phalecbaldwin - 2021-03-12 @ 9:03 am

I hate scalpers. He knows he shouldn't be scalping, he knows it's #$## and selfish and cries because he thought he'd get away with it. Someone should throw some cold cuts in his vents. Like, push them past the corners so he has to either pay someone to remove them or live with the smell. God I hate scalpers.

Asterix - 2021-03-12 @ 1:40 am

This piece is physically revolting to me. To me, this entire article REEKS of begging for attention and wanting validation for what he KNOWS is shitty behavior.

So, no, he deserves no sympathy, whatever he got he deserves, and the fact he's trying to paint himself as a victim is fundamentally abhorrent. But you know what? Let's just say he's right. Let's say this is an instance of "cancel culture". If EVER there was a group of people that DESERVED to be cancelled, it is @##@@ scalpers. And make no mistake, he is one of them

MysterioMaximus84 - 2021-03-10 @ 8:19 pm

I mean, what it boils down to...for me anyway...is I don't think anyone is necessarily saying he's some horrible person. That's overexaggerating. I'm sure he's a fine dude in real life. We may not be his biggest fan at moment, true, but is that REALLY a big deal? I'm sure there's plenty of people who dislike me in this world. In fact, I sure can think of a few choice women who'd love to monologue on that subject. Hah! But he's behaving like we're going to burn him at the stake. Equating this to Cancel Culture is just ridiculous. People can accidentally come off bad, I get it. We're human. All we're saying is...man...(again I'll repeat)...just have some accountability for your actions instead of blame-shifting. I don't think the outcry would nearly have been as large had THIS not been written. Be mature and I'm sure forgiveness will follow and it'll get swept under the rug and be forgotten in less than a week.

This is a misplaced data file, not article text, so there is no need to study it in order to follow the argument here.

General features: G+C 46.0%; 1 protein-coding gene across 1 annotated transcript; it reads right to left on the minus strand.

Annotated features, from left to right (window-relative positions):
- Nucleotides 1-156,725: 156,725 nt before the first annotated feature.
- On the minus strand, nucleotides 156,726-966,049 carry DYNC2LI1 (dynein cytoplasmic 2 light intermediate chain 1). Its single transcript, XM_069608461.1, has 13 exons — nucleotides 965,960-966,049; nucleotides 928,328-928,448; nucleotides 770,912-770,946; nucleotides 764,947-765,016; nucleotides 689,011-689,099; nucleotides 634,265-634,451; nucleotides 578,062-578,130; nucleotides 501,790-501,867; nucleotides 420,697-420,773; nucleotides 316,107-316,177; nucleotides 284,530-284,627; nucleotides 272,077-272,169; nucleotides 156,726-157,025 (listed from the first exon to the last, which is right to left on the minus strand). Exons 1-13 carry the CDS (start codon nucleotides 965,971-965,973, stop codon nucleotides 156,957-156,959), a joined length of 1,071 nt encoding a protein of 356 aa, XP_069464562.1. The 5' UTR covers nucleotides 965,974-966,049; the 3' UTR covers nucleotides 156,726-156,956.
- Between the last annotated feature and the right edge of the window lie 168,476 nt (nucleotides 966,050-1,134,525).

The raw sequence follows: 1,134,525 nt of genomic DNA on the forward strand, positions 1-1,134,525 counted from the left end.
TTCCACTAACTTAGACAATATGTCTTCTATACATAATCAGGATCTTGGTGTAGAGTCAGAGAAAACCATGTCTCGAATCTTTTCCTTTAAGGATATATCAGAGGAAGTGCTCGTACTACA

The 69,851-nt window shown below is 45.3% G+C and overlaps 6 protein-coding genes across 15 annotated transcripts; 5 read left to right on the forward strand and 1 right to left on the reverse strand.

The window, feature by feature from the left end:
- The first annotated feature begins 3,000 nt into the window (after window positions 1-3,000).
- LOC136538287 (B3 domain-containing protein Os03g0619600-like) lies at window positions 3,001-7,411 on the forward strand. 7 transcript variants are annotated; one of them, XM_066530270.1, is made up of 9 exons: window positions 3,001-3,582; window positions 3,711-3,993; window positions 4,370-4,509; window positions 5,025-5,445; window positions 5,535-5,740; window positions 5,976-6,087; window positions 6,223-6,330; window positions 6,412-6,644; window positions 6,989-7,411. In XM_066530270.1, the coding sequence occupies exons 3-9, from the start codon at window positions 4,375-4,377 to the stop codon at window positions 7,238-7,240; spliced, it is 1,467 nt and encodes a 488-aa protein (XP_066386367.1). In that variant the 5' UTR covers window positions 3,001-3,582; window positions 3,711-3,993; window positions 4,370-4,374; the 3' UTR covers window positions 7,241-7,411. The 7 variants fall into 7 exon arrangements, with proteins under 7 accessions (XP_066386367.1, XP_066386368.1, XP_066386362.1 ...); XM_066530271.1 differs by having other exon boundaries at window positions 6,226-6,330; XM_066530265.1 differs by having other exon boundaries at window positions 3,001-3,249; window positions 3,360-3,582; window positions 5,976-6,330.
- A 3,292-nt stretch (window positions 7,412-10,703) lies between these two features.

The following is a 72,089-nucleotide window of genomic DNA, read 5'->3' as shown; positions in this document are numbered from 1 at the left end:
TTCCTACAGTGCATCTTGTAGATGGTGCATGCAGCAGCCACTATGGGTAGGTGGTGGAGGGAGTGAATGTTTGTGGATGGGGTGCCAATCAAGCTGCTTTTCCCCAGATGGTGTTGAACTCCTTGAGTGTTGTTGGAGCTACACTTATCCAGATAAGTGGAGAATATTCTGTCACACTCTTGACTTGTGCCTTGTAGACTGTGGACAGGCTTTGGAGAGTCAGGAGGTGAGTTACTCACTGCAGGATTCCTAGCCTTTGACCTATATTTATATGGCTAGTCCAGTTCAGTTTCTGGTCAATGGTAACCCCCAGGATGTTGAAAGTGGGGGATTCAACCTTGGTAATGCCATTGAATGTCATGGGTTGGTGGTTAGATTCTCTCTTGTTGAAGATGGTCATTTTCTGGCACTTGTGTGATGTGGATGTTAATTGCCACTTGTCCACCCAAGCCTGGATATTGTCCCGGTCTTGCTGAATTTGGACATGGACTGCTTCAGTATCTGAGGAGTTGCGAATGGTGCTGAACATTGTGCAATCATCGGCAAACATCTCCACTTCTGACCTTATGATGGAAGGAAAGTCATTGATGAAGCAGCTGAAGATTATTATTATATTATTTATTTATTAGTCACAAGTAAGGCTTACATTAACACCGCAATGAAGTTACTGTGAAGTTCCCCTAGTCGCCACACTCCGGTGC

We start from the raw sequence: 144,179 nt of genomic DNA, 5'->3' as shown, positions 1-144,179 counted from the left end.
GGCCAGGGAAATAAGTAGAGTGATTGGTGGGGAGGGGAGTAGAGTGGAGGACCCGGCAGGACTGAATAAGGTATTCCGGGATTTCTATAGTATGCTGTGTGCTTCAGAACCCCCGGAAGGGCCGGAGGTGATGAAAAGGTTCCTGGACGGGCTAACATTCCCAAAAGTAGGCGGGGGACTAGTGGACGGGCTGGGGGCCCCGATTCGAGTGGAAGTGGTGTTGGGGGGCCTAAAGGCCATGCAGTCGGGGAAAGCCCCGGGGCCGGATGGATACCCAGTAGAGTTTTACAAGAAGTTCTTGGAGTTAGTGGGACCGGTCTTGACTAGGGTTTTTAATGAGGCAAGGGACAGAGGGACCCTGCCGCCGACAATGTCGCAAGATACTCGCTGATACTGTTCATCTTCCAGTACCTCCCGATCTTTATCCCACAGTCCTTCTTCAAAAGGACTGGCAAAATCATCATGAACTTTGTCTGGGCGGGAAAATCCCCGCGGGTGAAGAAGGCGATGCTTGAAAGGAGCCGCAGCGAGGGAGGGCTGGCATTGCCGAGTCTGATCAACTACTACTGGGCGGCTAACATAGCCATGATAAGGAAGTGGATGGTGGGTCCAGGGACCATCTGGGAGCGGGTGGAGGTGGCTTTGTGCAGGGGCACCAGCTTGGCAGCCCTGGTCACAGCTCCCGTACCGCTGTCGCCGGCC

Let me use a metaphor: If you're caught with your hand in the cookie jar, you don't play pathetically innocentand call the one who called you out a bully.You did the questionable deed. You got the appropriate response. Now live in it. Instead he's denying that responsibility and swapping blame on US for something he executed poorly.

Post Your Comment Now! (membership required)




FIGURES SHOPPING ONLINE

Search Online Stores for Hasbro GI Joe

Found Hasbro GI Joe on Ebay
Search Ebay for Hasbro GI Joe Now


MORE Editorial




Advertise on ToyNewsi.com
This site uses cookies for site configuration, advertising, and analysis. By using this site you accept our policies - Read Full Site Policy OK
Sign Up For The TNI Newsletter And Have The News Delivered To You!


Entertainment News International (ENI) is the #1 popular culture network for adult fans all around the world.
Get the scoop on all the popular comics, games, movies, toys, and more every day!

Contact and Support

Advertising | Submit News | Contact ENI | Privacy Policy

©Entertainment News International - All images, trademarks, logos, video, brands and images used on this website are registered trademarks of their respective companies and owners. All Rights Reserved. Data has been shared for news reporting purposes only. All content sourced by fans, online websites, and or other fan community sources. Entertainment News International is not responsible for reporting errors, inaccuracies, omissions, and or other liablities related to news shared here. We do our best to keep tabs on infringements. If some of your content was shared by accident. Contact us about any infringements right away - CLICK HERE